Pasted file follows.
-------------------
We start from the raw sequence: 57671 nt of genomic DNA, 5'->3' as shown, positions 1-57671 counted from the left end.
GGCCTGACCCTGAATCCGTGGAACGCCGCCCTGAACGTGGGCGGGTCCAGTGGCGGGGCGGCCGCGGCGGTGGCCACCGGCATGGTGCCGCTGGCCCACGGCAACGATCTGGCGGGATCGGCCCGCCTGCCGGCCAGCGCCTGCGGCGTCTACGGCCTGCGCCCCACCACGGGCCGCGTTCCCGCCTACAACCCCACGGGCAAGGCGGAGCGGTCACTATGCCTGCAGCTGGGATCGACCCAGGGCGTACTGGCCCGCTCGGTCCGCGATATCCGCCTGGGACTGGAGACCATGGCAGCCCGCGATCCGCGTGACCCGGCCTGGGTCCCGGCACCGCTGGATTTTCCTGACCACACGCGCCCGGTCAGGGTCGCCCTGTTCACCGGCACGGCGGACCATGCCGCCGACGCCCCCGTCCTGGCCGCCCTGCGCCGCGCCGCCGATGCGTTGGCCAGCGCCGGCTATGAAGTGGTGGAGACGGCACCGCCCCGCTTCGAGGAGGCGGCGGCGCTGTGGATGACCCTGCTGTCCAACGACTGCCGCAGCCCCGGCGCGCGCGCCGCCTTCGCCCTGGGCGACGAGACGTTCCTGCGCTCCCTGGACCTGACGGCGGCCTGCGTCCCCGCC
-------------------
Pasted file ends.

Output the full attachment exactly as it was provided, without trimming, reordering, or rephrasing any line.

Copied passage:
We start from the raw sequence: 57671 nt of genomic DNA, 5'->3' as shown, positions 1-57671 counted from the left end.
GGCCTGACCCTGAATCCGTGGAACGCCGCCCTGAACGTGGGCGGGTCCAGTGGCGGGGCGGCCGCGGCGGTGGCCACCGGCATGGTGCCGCTGGCCCACGGCAACGATCTGGCGGGATCGGCCCGCCTGCCGGCCAGCGCCTGCGGCGTCTACGGCCTGCGCCCCACCACGGGCCGCGTTCCCGCCTACAACCCCACGGGCAAGGCGGAGCGGTCACTATGCCTGCAGCTGGGATCGACCCAGGGCGTACTGGCCCGCTCGGTCCGCGATATCCGCCTGGGACTGGAGACCATGGCAGCCCGCGATCCGCGTGACCCGGCCTGGGTCCCGGCACCGCTGGATTTTCCTGACCACACGCGCCCGGTCAGGGTCGCCCTGTTCACCGGCACGGCGGACCATGCCGCCGACGCCCCCGTCCTGGCCGCCCTGCGCCGCGCCGCCGATGCGTTGGCCAGCGCCGGCTATGAAGTGGTGGAGACGGCACCGCCCCGCTTCGAGGAGGCGGCGGCGCTGTGGATGACCCTGCTGTCCAACGACTGCCGCAGCCCCGGCGCGCGCGCCGCCTTCGCCCTGGGCGACGAGACGTTCCTGCGCTCCCTGGACCTGACGGCGGCCTGCGTCCCCGCC